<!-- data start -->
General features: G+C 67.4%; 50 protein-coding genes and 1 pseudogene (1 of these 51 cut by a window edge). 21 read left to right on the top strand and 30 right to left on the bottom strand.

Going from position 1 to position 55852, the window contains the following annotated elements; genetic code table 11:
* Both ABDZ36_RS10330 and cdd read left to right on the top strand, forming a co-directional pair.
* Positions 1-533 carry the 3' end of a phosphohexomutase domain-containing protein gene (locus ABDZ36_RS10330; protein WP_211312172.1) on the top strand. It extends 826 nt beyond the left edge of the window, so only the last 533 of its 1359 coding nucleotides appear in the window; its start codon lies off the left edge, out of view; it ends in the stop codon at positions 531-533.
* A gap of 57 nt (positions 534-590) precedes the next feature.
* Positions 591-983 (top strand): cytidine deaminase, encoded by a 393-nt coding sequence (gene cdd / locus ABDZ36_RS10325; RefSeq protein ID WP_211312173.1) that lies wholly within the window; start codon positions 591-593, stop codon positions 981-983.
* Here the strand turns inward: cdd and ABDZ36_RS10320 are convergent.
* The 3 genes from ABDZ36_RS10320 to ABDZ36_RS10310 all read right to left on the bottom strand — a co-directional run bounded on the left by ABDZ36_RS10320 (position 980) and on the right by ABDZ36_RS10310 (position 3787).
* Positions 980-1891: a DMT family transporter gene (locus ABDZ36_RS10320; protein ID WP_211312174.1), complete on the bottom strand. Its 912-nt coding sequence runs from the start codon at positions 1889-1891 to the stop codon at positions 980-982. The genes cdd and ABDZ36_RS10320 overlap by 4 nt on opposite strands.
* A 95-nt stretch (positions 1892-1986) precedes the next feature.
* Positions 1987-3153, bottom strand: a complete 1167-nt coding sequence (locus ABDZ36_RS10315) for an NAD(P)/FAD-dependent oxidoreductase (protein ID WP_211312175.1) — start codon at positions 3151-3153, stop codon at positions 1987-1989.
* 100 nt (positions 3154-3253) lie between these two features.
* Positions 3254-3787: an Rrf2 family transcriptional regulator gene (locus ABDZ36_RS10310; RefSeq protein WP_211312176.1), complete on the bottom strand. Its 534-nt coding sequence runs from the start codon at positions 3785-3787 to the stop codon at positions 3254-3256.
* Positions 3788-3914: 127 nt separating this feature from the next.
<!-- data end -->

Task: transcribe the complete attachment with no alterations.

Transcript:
General features: G+C 67.4%; 50 protein-coding genes and 1 pseudogene (1 of these 51 cut by a window edge). 21 read left to right on the top strand and 30 right to left on the bottom strand.

Going from position 1 to position 55852, the window contains the following annotated elements; genetic code table 11:
* Both ABDZ36_RS10330 and cdd read left to right on the top strand, forming a co-directional pair.
* Positions 1-533 carry the 3' end of a phosphohexomutase domain-containing protein gene (locus ABDZ36_RS10330; protein WP_211312172.1) on the top strand. It extends 826 nt beyond the left edge of the window, so only the last 533 of its 1359 coding nucleotides appear in the window; its start codon lies off the left edge, out of view; it ends in the stop codon at positions 531-533.
* A gap of 57 nt (positions 534-590) precedes the next feature.
* Positions 591-983 (top strand): cytidine deaminase, encoded by a 393-nt coding sequence (gene cdd / locus ABDZ36_RS10325; RefSeq protein ID WP_211312173.1) that lies wholly within the window; start codon positions 591-593, stop codon positions 981-983.
* Here the strand turns inward: cdd and ABDZ36_RS10320 are convergent.
* The 3 genes from ABDZ36_RS10320 to ABDZ36_RS10310 all read right to left on the bottom strand — a co-directional run bounded on the left by ABDZ36_RS10320 (position 980) and on the right by ABDZ36_RS10310 (position 3787).
* Positions 980-1891: a DMT family transporter gene (locus ABDZ36_RS10320; protein ID WP_211312174.1), complete on the bottom strand. Its 912-nt coding sequence runs from the start codon at positions 1889-1891 to the stop codon at positions 980-982. The genes cdd and ABDZ36_RS10320 overlap by 4 nt on opposite strands.
* A 95-nt stretch (positions 1892-1986) precedes the next feature.
* Positions 1987-3153, bottom strand: a complete 1167-nt coding sequence (locus ABDZ36_RS10315) for an NAD(P)/FAD-dependent oxidoreductase (protein ID WP_211312175.1) — start codon at positions 3151-3153, stop codon at positions 1987-1989.
* 100 nt (positions 3154-3253) lie between these two features.
* Positions 3254-3787: an Rrf2 family transcriptional regulator gene (locus ABDZ36_RS10310; RefSeq protein WP_211312176.1), complete on the bottom strand. Its 534-nt coding sequence runs from the start codon at positions 3785-3787 to the stop codon at positions 3254-3256.
* Positions 3788-3914: 127 nt separating this feature from the next.